During an event today with the Space Foundation, I was excited to be part of a discussion on how our upcoming Mars 2020 Perseverance launch and the Artemis program are critical to opening the door to smarter, safer human missions to Mars.
Throughout our history, people have always explored the world around them to discover the unknown, find new resources, expand their presence, and improve their existence. This primordial urge continues within us today, driving humanity to overcome what we once thought impossible. It is pushing our limits beyond terrestrial borders and farther into the universe.
We have a big agenda to return to the Moon by 2024, and to do so sustainably by the end of the decade. Our sights remain set on sending humans to Mars and the Artemis program will give us the experience living on another world closer to home. Artemis missions on and around the Moon will help us make our next giant leap while robots like the Perseverance rover pave the way for our first human explorers to Mars.
Among the investigations onboard, the rover will carry two that will support future crewed missions to the fourth planet – one to produce oxygen from the Martian atmosphere and another to aid in development of weather forecasting. The mission will also use new terrain navigation and landing technologies as well as study how a potential spacesuit material is affected by the Martian environment.
It’s crazy to think this, but we know more about Mars today than we did about the Moon when we sent the first humans to the lunar surface. The Perseverance rover as well as future Mars Sample Return and Mars Ice Mapper missions will teach us even more about the Martian environment and water resources before we send astronauts on the most challenging human exploration mission in our history.
An investment in the Moon is an investment in Mars
We’re going to the Moon with the purpose of getting to Mars – I absolutely believe this is the right approach technically and politically. What do I mean by that? It means we’re prioritizing investments today in lunar exploration that support successful human exploration of Mars in the future. Both destinations are hard, but possible with our current approach.
Our plans for the Artemis program will ultimately lead us to a better understanding of the deep space environment, allow us to design and test common Moon-Mars systems and mature specific technologies needed for the Mars journey. The first woman and next man will land on the Moon by 2024 and help us take our next steps toward greater exploration than ever before.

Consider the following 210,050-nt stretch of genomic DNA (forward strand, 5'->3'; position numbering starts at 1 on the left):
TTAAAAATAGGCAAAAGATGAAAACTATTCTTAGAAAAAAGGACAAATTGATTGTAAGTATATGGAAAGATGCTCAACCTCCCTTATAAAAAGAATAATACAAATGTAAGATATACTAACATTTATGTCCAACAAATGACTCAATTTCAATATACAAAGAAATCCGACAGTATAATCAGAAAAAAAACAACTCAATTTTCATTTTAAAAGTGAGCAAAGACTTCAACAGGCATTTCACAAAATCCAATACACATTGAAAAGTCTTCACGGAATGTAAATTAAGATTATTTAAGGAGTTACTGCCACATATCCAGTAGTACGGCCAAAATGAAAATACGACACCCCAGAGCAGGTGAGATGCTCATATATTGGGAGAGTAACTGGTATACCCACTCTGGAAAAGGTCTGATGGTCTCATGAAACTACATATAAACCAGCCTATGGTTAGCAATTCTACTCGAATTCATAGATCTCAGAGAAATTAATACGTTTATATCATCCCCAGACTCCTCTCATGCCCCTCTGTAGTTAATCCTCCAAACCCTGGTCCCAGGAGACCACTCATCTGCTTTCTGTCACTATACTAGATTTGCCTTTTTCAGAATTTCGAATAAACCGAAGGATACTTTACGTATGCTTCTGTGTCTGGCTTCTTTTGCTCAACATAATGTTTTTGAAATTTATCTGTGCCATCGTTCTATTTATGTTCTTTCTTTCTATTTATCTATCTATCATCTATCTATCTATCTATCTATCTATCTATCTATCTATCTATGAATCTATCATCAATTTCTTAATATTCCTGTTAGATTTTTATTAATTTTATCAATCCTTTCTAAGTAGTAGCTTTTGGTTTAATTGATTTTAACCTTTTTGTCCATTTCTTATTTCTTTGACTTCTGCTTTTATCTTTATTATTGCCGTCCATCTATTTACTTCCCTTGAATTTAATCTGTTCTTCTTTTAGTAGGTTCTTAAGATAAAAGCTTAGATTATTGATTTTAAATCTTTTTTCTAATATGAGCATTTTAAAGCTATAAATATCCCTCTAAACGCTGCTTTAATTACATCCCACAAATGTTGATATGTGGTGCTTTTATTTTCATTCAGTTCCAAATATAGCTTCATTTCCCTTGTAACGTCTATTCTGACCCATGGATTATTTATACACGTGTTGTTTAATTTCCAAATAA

Just as we’re doing at the Moon, we will build up our capabilities at Mars over time, and we anticipate sending humans to the fourth planet as early as the 2030s. What seems like science fiction – getting a crew to Mars, landing them on the surface to explore and conduct experiments, and bringing them safely home – is on the horizon!
We’re planning for our first round-trip voyage to Mars to take about two years using advanced propulsion systems to enable a faster journey while limiting radiation exposure for our astronauts and other mission risks. Our preferred launch window will give the crew about 30 days on the Martian surface, which is ample time to search for life on another world. Other options could require crew to be on the surface for more than a year and away from Earth for as long as three years, but it will be a long time before we have the funding, technology, supplies, and capabilities to sustain such a mission.
In our new video below, we highlight just six of the technologies NASA is developing right now to push human missions farther in the solar system: advanced propulsion, inflatable entry and landing systems, high-tech spacesuits, a Martian home and lab on wheels, an uninterrupted power source, and laser communications.
While we’re continuing to refine our overall Mars architecture, I encourage you to read our new document, How Investing in the Moon is Preparing NASA for Mars.
Finally, don’t forget to tune in to NASA TV for our upcoming launch! Perseverance is heading for the Red Planet at 7:50 a.m. EDT, July 30 from Cape Canaveral Air Force Station in Florida. Go Perseverance! Go Artemis!
— NASA Administrator Jim Bridenstine